The Kiss Before the Mirror
1933 / 1.33:1 / 69 min.
Starring Nancy Carroll, Frank Morgan, Gloria Stuart
Cinematography by Karl Freund
Directed by James Whale
James Whale’s The Kiss Before the Mirror opens on familiar terrain for the director of Frankenstein—a moon-lit backroad littered with crooked trees and clutching branches. A figure tip-toes out of the darkness toward her destination—not a mad scientist’s castle but a swanky post-modern bungalow where her lover waits. The woman catches the moonlight quite well, thank you—she’s played by an incandescent Gloria Stuart and she has just escaped her husband for a rendezvous with a self-impressed roué played by the blankly handsome Walter Pidgeon (he’s introduced while primping in a mirror, the first sign that the reflected image will be a key player in the film). The two engage in pre-sex small talk that is so coy, so ear-grating, that it’s clear Whale is preparing them (and the audience) for some awful comeuppance.
Produced in 1933, The Kiss Before the Mirror is a pre-code film which means that when Stuart retreats to the bedroom to disrobe, she lets down her slip to allow the audience a leisurely look at her naked back, a startling bit of titillation that comes with instant retribution when her husband, waiting just outside the window, smashes the glass and fires three shots into her. Like Janet Leigh’s death in Psycho, the effect is both brutal and disorienting—our leading lady has been stolen from us right out of the gate. Though there is no Norman Bates to add to the mystery there is a distinctly schizophrenic bent to most of the players along with the potential for more bloodshed. Paul Lukas plays Stuart’s anguished widower and Frank Morgan is Paul Held, his best friend and now lawyer. Lukas’ confession plants the seed of doubt in the counselor about his own wife and that anxiety begins to consume him—in keeping with Whale’s mirror metaphor, Morgan sees a reflection of himself and his own marriage in Lukas’ tragic tale.
The wide-eyed Nancy Carrol plays Morgan’s equally unfaithful wife Maria and this short film, only 69 minutes long, becomes wound ever more tightly as her near-mad spouse plots the perfect murder—the suspense lies in not who is the murderer but if there will be one. William McGuire’s screenplay only nibbles at the surface of a mind in mid-breakdown but Morgan’s passionate performance fills in a few of the blanks making John Held’s fate more compelling than it has a right to be.
Morgan, whose honeyed delivery gave The Wizard of Oz so much of its sentimental staying power, is the broken heart of this stilted but forceful melodrama and it is more than a little disturbing to see the kindly con-man from Kansas flashing his eyes as well as a gun—a weapon pointed straight at his wife during a shattering courtroom scene in which he defends a wife-killer while prosecuting his own bride. Whale directs Morgan’s soul-baring soliloquy with a take-no-prisoners bravado and he is helped immeasurably by editor Ted Kent who avoids the halting rhythms that occasionally tripped up Frankenstein (Kent kept similarly talky horror films like 1934’s The Black Cat on their toes).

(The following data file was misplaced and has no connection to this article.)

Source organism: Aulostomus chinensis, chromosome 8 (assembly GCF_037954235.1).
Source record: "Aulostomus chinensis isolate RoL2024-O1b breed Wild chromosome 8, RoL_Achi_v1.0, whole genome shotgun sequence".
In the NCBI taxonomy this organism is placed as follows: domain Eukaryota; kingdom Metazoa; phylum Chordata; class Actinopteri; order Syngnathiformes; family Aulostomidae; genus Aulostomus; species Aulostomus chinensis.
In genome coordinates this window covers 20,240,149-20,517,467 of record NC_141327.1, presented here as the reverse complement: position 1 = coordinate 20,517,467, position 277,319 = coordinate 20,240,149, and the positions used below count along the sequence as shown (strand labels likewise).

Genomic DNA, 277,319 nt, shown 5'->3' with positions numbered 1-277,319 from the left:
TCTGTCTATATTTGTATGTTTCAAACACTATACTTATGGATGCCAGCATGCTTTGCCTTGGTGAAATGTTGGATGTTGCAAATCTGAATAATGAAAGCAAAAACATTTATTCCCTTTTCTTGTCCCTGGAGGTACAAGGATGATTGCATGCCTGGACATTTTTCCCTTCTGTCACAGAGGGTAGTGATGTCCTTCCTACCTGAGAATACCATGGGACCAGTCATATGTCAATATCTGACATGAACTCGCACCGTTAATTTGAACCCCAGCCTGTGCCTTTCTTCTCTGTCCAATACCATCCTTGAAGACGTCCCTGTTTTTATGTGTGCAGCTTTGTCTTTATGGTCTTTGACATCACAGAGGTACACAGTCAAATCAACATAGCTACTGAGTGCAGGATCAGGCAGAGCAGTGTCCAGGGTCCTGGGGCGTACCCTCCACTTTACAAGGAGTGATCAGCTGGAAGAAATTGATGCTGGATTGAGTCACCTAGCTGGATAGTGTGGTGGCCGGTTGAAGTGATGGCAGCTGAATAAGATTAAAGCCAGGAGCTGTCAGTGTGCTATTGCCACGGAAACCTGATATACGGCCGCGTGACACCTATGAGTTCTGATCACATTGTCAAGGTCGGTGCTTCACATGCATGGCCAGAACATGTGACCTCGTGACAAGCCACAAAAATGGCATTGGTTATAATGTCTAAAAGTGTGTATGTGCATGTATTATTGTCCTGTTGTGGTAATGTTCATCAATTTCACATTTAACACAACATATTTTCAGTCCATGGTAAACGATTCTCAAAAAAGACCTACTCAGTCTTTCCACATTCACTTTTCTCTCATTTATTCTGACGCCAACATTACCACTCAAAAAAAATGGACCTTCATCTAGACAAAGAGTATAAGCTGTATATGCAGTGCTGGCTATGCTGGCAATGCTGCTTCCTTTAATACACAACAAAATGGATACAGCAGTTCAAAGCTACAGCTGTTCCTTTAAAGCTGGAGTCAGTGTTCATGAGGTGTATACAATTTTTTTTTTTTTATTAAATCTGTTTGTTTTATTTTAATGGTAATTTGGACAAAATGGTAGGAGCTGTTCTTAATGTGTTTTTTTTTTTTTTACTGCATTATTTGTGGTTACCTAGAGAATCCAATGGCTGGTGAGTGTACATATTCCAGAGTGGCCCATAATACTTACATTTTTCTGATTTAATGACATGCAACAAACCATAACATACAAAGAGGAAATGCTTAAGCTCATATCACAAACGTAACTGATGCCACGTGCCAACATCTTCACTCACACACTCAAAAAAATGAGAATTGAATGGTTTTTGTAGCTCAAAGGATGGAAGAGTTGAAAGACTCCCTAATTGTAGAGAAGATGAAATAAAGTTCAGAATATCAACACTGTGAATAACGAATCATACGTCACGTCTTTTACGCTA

McGuire’s screenplay was based on a play by Ladislas Fodor who had his own notable career in Hollywood and Germany, penning artful takes on fantastical thrillers including Charlie Chan in the City of Darkness, The Return of Doctor Mabuse, and Harald Reini’s epic retelling of Die Nibelungen released in 1966. The sets, by Charles D. Hall, are limited to the lush deco interiors of the well-heeled protagonists, the bland contours of the courtroom and, most tellingly, the arching stone walls of a gothic-style dungeon—a reminder of Colin Clive’s towering laboratories in Frankenstein and The Bride of Frankenstein (a kissing cousin to Kiss Before the Mirror with its own quartet of star-crossed lovers). The decor is a nice visual distillation of Whale’s uneasy world view, dreaming of a luxury suite while keeping one eye on the prison cell.
It could be said that both Kino Lorber and cinematographer Karl Freund are the stars of this particular film and its Blu ray release. Kino has worked a small miracle on Freund’s imagery—which is a fitting forerunner to his Mad Love in both theme and lighting—to produce one of the most beautiful black and white Blu ray presentations of the pre-code era.
The disc comes with a commentary from film historian Alexandra Heller-Nicholas and a selection of original theatrical trailers.